Cuba History Timeline Events
January 25, 1958
Coincident with the Granma invasion landing, the Batista government suspended constitutional rights on December 2, 1956 in four provinces: Oriente, Pinar del Río, Camagüey and Las Villas. The 1940 Constitution provided for such suspensions of rights by presidential decree, for a maximum of 45 days. Responding to a wave of terrorist incidents (resulting in 60 deaths in the preceding six weeks), on January 15, 1957 a suspension was announced for Havana and Matanzas the two provinces not covered by the earlier decree. These suspensions were rescinded on 25 February 1957, shortly before lapsing as 45 days expired.
Late in December 1957 another suspension was imposed (including press/media curbs), in response to increasing frequency and scale of terrorist acts. As the year before, revolutionary terrorists targeted celebrations as a time to stage multiple New Year’s Eve bombings in Havana. January terror included bombing of the Havana Aqueduct.
The suspension of constitutional rights (suspensión de garantias constitucionales) meant restrictions limiting protections afforded by enumerated articles in the constitutional Bill of Rights such as habeas corpus, freedom from unreasonable searches and seizures, free assembly and free speech.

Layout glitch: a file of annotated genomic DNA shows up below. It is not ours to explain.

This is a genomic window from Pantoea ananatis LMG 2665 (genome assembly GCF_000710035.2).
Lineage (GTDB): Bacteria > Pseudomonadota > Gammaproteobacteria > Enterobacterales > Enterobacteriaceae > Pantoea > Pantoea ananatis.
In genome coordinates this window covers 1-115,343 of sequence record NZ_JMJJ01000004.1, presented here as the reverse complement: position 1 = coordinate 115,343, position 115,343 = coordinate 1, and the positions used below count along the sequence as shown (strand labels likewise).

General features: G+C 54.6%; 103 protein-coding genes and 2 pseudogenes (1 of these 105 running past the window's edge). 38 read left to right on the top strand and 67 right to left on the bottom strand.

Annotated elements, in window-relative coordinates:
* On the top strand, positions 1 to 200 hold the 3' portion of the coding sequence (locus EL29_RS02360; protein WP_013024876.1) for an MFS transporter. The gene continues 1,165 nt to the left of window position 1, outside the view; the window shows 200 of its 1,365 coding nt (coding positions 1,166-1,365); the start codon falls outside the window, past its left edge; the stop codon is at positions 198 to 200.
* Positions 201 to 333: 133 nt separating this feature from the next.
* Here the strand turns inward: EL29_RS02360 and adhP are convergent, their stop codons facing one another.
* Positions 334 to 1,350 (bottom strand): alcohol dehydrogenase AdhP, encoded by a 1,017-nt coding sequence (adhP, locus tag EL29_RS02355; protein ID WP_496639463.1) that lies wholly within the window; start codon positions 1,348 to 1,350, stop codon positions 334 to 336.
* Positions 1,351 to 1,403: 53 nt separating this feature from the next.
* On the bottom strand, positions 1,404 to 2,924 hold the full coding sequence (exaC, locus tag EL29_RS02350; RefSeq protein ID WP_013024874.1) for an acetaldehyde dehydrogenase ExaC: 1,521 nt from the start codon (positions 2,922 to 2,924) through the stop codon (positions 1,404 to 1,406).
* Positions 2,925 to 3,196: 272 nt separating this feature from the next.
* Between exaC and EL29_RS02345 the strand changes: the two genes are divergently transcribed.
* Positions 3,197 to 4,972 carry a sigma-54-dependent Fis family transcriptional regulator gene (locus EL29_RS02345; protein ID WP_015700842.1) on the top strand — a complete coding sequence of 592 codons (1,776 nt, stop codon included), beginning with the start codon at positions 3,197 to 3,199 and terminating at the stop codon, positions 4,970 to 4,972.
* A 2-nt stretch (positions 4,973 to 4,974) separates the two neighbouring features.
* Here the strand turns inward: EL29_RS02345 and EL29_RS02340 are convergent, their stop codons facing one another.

Under pressure from the US (through Ambassador Smith) and domestic opposition parties, Batista restored the constitutional Bill of Rights on January 25, 1958. As the Times reported, this immediately took effect in all provinces except Oriente, where rights were restored on February 4.
The Batista regime faced a major challenge. Choosing to restrict civil liberties to exercise more aggressive surveillance, interrogation and detainment of revolutionary terrorists, allowed more control of the rising terrorism—but at great political expense. Alternatively, restoration of full constitutional rights invariably resulted in dramatic increase in revolutionary terrorist operations and strength. This can be glimpsed from the news coverage earlier mentioned New York Times coverage and in Time reporting on the rights restoration.
Another suspension was declared in March as the terrorist campaign to derail the elections intensified. Throughout 1958 Batista increasingly moved towards use of suspensions, culminating in a special decree in mid-May declaring a national state of emergency. Subsequent extensions of suspension of rights in 1958 were passed on 23 July (Decree 2418), 7 September (Decree 3023), and 22 October (Decree 3548). These decrees were published in Gaceta Oficial de la República de Cuba.